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HomeEducationAPSU alumna Kacy Chambers' books help children understand difficult topics

APSU alumna Kacy Chambers’ books help children understand difficult topics

Austin Peay State University - APSUClarksville, TN – Children’s mental health is underserved. That’s part of the reason why Kacy Chambers, an Austin Peay State University (APSU) alumna of Interdisciplinary Studies K-8, wrote two self-help books and two journals during the COVID-19 Coronavirus pandemic.

Austin Peay State University alumna Kacy Chambers. (APSU)
Austin Peay State University alumna Kacy Chambers. (APSU)

“I realized that a lot of what I went through stems from when I was younger,” Chambers said. “I didn’t have anyone to talk to, I didn’t have a book that talks about things that would have helped me understand everyday life.”

While Chambers didn’t become an elementary school teacher, she stayed involved in helping children by working as a child care instructor for pre-kindergarteners and volunteered at her church daycare.

“I still had a soft spot for children although I didn’t start working in the public school system like I thought I would,” Chambers said.

‘A better way’ to reinforce the message

Austin Peay State University alumna Kacy Chambers' first book "Do Not Toiuch Me There". (APSU)
Austin Peay State University alumna Kacy Chambers’ first book “Do Not Toiuch Me There”. (APSU)

Chambers wrote her first book, Do Not Touch Me There, in July 2020, to teach children about inappropriate touch. Chambers breaks down the idea that close friends, family, preachers, and teachers can assault a child. She stresses in her book that children should tell a trustworthy adult if an adult touches them or asks to be touched inappropriately.

“Children don’t know what’s right or wrong until we teach them,” Chambers said. “It dawned on me that there has to be a better way to have that message reinforced. Something children can read about on their own.”



Chambers often talks with her own children about inappropriate touching. She empowers her children to speak up if anything were to happen to them.

“We often teach ‘stranger danger,’ but we don’t teach children that sometimes the bad guy doesn’t have to be a stranger,” Chambers said.

Making Alzheimer’s, Dementia easier to understand

Chambers’s second book, Sometimes Grandma and Grandpa Forget, teaches children about loving their elders who are fighting dementia and Alzheimer’s.

“That book is very close to my heart because my family has tons of people who have had Alzheimer’s or dementia,” she said. “Both of my maternal grandparents and my dad have dementia.”

A neurodegenerative disease, dementia, and Alzheimer’s disrupt the communication between brain cells. This leads to the slow decay of lobes of the brain. It’s a complicated topic, made digestible for children by Chambers.

Chambers’ children often questioned why she treated her dad and grandparents like children. Chambers’ mother lives with her maternal grandmother and grandfather and often sits with her grandmother when her grandfather and mother leave the house.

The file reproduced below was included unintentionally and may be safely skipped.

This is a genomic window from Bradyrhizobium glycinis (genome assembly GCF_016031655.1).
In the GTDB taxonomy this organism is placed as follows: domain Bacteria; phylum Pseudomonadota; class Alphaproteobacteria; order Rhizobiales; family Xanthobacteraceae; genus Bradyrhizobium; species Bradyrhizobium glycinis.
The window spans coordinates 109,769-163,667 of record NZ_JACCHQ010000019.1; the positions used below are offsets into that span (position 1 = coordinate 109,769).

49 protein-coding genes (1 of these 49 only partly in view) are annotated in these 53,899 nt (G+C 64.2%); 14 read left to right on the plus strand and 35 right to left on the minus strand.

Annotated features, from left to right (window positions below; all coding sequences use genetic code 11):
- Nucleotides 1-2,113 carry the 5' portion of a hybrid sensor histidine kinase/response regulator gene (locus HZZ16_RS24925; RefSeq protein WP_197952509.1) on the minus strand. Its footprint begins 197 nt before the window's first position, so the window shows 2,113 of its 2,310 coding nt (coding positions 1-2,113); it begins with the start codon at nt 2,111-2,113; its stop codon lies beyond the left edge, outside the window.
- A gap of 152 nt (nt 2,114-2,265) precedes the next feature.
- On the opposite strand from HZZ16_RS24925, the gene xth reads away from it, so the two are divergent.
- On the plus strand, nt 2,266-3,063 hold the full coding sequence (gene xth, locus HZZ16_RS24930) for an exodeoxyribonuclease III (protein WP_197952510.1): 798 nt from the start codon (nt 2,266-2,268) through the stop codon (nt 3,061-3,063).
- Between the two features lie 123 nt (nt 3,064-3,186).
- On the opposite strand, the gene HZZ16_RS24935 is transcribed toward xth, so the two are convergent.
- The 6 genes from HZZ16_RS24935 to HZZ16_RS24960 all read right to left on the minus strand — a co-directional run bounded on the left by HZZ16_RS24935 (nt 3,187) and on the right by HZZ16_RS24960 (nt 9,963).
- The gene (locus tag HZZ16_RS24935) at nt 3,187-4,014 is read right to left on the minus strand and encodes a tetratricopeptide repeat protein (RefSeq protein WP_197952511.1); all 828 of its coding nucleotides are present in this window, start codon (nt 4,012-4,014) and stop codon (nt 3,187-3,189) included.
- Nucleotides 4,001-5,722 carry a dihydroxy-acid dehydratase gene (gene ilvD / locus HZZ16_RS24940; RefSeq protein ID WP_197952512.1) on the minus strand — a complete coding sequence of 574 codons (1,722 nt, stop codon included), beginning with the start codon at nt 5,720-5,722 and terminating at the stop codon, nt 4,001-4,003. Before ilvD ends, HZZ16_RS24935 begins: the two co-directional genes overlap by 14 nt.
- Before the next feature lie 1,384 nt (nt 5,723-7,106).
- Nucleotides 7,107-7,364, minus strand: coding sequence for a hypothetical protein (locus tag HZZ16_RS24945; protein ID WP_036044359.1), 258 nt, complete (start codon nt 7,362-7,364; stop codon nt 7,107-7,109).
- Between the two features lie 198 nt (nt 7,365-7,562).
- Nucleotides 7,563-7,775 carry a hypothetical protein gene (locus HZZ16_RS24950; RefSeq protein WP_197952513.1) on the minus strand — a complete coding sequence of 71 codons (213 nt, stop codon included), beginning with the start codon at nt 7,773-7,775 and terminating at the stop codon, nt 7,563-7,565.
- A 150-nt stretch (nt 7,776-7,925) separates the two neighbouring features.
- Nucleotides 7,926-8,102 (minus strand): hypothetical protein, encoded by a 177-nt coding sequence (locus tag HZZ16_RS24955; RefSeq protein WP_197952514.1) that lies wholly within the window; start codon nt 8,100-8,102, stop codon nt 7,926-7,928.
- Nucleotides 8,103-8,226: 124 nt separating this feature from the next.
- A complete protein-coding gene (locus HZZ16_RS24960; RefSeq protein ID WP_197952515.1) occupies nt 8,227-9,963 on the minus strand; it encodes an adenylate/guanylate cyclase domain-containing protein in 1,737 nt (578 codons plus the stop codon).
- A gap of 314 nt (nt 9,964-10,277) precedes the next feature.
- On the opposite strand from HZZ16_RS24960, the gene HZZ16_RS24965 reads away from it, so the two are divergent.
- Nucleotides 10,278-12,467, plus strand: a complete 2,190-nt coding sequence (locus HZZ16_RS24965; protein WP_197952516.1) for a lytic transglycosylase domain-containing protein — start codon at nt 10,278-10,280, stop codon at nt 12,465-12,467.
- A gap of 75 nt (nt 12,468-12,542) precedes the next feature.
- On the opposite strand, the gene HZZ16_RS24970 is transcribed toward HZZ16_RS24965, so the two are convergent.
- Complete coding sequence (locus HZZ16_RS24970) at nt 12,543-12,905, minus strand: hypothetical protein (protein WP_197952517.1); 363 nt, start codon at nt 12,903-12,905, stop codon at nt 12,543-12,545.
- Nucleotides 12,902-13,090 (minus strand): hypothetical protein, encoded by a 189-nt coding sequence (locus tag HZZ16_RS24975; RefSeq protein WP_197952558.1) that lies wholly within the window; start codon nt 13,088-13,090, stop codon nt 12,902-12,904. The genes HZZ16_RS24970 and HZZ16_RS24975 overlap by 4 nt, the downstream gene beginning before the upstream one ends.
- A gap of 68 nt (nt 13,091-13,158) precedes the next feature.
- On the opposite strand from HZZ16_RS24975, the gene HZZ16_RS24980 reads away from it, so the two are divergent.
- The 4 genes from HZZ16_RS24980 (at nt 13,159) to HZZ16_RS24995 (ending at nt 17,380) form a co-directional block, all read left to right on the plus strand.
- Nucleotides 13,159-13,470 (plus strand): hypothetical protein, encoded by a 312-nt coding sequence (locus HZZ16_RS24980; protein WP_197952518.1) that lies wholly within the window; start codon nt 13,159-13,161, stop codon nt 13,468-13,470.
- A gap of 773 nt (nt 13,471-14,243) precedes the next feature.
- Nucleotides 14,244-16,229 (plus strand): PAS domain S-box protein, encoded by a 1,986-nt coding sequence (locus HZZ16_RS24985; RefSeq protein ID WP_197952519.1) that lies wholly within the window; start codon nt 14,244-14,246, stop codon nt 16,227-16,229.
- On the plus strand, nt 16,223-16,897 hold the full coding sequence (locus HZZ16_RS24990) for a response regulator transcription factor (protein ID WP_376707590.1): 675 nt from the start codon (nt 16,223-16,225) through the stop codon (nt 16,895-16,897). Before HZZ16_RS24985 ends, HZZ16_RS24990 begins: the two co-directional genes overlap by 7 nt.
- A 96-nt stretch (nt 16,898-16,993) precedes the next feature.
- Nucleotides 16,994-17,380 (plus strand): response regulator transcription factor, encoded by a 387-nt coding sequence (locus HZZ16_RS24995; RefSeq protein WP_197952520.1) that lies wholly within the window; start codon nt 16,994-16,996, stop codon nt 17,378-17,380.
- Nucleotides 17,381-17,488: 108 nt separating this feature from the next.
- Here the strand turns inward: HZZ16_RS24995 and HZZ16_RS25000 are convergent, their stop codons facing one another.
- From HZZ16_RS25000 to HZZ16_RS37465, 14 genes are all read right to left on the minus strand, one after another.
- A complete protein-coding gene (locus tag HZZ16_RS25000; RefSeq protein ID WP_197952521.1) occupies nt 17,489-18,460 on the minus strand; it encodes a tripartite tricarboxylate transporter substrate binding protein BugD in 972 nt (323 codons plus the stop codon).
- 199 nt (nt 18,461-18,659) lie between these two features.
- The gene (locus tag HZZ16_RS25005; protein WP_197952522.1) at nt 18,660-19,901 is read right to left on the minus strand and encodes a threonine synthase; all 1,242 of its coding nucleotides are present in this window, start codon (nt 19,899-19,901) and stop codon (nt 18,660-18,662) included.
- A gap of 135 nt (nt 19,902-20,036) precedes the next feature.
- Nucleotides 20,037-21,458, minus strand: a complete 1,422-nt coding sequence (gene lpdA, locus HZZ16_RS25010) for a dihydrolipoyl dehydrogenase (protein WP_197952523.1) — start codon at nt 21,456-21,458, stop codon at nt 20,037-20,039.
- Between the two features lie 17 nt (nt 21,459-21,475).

“It was so confusing to my oldest son,” Chambers said. “He asked me, ‘She’s a grown-up, why do we talk to her that way? You explain stuff to her like she’s a child.’”

‘A place to get their emotions out’

Chambers also published two journals to give children a safe place to write about their emotions.

The first book starts with a pledge for children to always tell a grown-up if someone touches them inappropriately or asks them to do something inappropriate. It includes a safety plan for children to follow in case something bad happens.

“As a grown-up, we hear all the time that we should journal, and I didn’t want to leave children without a place to get their emotions out,” Chambers said.

Chambers used her own pictures for her books. She’s debating whether to hire an illustrator for her next two books or use her own pictures again. It gives the books a feeling of authenticity, seeing photographs staged around the community.

Ultimately, the two books attempt to foster a healthy relationship between children and difficult subjects. Chambers believes that these topics are difficult for parents partly because adults are overwhelmed. She believes many parents switch to auto-pilot and that allows serious topics to slip under the radar.

“Most parents are working outside of the house and they’re doing all the stuff inside the house while still trying to have a little me time, just for their own sanity,” Chambers said. “I think the other part is that we are always trying to figure out the best way to say things at an age-appropriate level for our children.”

Chambers thinks children need a tool to explore real issues. She had to educate herself about Alzheimer’s and dementia, for example, to be a better caregiver for her father and grandparents, so it was important for her to educate children in the same way.

“My oldest child has a disability. So I got to see how important mental health is,” she said. “His journey isn’t anybody else’s journey. It’s different from mine and it’s different from yours.”

You can learn more about Chambers and her books at www.authorkacychambers.com.


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